“We structured it in different phases, cracking the big arcs and then diving in episode by episode, always with three or four writers cracking the episode outline and then one writer going to write it,” he explains. “It was really based on the American model where you work for three weeks on the structure of the episode and then send the episode writer out. That was extremely rewarding. I top-wrote on everything and am involved in every episode. I will describe myself as a showrunner, but not in an American way. It’s a writer-producer in the Scandinavian model, so we are showrunners with the producers but it’s not theocratic.”
Briseid admits the pair made life tricky for themselves with the extra elements they implanted in the show’s structure, though they retained a deep respect for the procedural format at all times.
“There are many choices in every episode that have been made,” Eriksen says. “Are you going to be an open-ended thriller? Or are you going to be closed? When are we going to know who the murderer is? Is it a crime story that tells a story about the murder, or the investigator? That creates some friction. Either you make a show about the detective or the murderer.
“Mostly the show has to find a rhythm of its own, and our show is not about the killer. It’s about the murder, not the murderer, and how you find him or her. We have 45 to 50 minutes per episode, and in the US you have to do it in 42 minutes. That gives us way more space. I have tremendous respect for people who have to do it in 42. The natural way of experiencing murder-mystery is in 70 to 90 minutes, so to get it down to 50 or 45, there are a lot of choices you have to make. You have to trust those choices and make it fun.”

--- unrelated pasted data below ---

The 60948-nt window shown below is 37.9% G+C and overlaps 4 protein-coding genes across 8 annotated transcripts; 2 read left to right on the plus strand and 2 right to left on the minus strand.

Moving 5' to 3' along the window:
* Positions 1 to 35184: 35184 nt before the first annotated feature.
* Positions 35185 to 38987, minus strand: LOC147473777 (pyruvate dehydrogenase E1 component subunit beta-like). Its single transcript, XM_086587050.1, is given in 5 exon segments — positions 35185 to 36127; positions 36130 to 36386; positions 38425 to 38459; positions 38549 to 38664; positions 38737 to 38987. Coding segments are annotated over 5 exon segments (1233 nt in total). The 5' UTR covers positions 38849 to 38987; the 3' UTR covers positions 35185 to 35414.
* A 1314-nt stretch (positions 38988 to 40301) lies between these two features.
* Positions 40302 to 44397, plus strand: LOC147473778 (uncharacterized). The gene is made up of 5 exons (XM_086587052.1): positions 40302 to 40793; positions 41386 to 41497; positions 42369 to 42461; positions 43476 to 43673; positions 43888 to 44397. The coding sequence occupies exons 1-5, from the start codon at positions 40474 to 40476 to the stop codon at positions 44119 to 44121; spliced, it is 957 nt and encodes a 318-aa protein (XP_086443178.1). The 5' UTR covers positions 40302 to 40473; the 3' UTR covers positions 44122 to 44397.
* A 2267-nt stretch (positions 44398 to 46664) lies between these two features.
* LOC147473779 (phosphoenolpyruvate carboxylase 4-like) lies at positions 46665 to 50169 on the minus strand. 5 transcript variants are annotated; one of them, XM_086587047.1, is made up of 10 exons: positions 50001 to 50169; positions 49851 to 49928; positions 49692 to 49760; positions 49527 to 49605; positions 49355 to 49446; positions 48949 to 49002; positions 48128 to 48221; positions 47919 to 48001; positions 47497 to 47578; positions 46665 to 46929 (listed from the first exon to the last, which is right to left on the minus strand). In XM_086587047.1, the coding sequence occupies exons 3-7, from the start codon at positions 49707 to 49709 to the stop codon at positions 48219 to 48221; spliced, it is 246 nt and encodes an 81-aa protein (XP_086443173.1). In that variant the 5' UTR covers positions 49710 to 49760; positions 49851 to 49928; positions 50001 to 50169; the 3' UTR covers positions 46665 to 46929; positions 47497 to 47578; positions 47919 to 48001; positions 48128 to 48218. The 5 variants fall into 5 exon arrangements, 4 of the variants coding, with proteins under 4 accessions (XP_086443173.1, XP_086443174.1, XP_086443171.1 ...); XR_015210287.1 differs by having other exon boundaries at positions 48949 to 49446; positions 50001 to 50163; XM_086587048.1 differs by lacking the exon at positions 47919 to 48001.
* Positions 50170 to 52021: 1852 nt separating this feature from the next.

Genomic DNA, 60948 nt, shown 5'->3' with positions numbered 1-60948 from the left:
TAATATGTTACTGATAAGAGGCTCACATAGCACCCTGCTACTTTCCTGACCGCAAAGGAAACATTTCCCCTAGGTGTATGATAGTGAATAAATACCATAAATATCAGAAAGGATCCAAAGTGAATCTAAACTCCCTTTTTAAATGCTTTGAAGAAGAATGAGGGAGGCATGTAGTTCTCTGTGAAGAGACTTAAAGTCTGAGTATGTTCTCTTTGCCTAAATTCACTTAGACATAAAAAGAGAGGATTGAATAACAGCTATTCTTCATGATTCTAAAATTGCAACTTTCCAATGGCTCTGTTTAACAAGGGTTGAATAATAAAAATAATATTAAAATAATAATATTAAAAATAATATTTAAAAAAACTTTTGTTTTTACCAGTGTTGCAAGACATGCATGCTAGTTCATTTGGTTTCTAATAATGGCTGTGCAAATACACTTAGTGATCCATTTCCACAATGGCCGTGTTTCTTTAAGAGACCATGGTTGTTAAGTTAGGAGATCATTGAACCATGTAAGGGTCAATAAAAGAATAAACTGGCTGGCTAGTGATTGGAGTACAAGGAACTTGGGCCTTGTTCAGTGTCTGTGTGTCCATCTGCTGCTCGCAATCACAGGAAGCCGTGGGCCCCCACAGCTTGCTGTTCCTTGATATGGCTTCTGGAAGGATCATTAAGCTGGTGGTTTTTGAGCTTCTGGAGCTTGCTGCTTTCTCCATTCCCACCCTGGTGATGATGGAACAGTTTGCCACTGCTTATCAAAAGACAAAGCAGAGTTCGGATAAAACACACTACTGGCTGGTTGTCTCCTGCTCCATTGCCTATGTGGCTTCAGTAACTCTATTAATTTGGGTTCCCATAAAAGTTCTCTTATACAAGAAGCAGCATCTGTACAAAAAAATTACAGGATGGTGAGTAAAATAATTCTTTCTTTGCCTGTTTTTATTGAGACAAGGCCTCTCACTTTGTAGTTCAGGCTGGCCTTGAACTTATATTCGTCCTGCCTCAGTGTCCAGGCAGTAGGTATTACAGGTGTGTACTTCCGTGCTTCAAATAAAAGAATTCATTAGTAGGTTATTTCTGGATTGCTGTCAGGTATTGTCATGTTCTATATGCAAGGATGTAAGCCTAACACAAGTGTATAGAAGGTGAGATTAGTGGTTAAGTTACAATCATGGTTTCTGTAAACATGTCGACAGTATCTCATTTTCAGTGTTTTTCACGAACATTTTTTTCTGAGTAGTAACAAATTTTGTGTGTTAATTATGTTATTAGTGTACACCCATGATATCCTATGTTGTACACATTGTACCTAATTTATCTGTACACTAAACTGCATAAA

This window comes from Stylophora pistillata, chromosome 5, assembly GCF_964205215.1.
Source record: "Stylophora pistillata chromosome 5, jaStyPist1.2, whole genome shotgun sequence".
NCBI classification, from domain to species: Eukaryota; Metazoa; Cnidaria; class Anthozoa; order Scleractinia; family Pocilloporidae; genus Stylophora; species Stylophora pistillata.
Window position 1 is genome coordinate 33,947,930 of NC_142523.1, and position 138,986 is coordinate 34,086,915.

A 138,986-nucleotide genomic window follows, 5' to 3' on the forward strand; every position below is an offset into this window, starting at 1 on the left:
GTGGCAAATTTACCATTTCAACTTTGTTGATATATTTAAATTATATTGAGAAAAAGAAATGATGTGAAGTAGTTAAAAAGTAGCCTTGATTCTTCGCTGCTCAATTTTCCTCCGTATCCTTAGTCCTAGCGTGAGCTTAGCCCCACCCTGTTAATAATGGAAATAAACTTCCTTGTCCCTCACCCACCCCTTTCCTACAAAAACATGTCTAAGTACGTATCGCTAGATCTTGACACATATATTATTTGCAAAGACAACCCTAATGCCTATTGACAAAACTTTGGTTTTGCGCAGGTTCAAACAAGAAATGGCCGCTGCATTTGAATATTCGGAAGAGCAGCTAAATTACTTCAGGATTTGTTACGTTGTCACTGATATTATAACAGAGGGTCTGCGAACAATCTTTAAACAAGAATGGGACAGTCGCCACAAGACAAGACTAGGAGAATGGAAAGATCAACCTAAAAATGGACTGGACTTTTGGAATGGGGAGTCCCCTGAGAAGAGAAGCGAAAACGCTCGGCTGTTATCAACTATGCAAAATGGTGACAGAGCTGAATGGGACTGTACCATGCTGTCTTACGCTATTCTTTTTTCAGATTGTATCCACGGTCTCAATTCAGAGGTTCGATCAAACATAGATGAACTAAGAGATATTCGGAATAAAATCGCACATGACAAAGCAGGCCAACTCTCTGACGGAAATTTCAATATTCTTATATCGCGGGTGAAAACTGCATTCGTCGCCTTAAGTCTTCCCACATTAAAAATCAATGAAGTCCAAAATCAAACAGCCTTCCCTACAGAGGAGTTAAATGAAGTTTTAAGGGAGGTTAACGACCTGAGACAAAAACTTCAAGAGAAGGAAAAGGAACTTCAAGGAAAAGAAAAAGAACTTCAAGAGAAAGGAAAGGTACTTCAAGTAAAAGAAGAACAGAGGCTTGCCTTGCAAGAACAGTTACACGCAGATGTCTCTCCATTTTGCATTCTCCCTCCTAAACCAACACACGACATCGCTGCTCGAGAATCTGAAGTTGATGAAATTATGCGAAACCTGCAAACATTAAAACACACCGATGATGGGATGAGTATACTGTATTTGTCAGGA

For Life isn’t alone in mixing up style and structure, with other Norwegian shows such as Norsemen, Witch Hunt, Beforeigners, State of Happiness and Twin also pushing the boundaries of TV drama and ensuring Norwegian content has plenty to offer viewers around the world. But what they have in common is that they seek to tell local stories with global appeal.
“The competition from other [international] storytellers is massive and either you produce Norwegian content that can compete or you die,” Eriksen notes. “NRK, [Norwegian terrestrial channel] TV2 and [Scandi streamer] Viaplay know if they’re going to survive, they have to make their own content.
“A big factor in the way public broadcasters will survive the next 15 years is drama. That’s not my words, that’s the public broadcaster. If you look at 22 July, Nobel, Shame, Acquitted and Witch Hunt, they’re pushing quality in the right direction.”
“Every European country is feeling the heat,” Briseid adds. “Everybody has the pressure of Netflix and Disney, so local broadcasters are thinking about their local-language originals. It’s just that it started earlier with us. I’m curious to see where the next wave will come from. I’m hoping it stays with Norway and the Nordics, but I’m curious to see which European country will start breaking out.
“Look at the potential of a country like Italy, France or Germany. We are going into production with a German partner, and that didn’t happen five years ago. It’s great to see how the audience internationally is getting used to watching things that are subtitled, and I’m wondering where the next great shows will come from, because they can come from anywhere. There are endless stories out there.”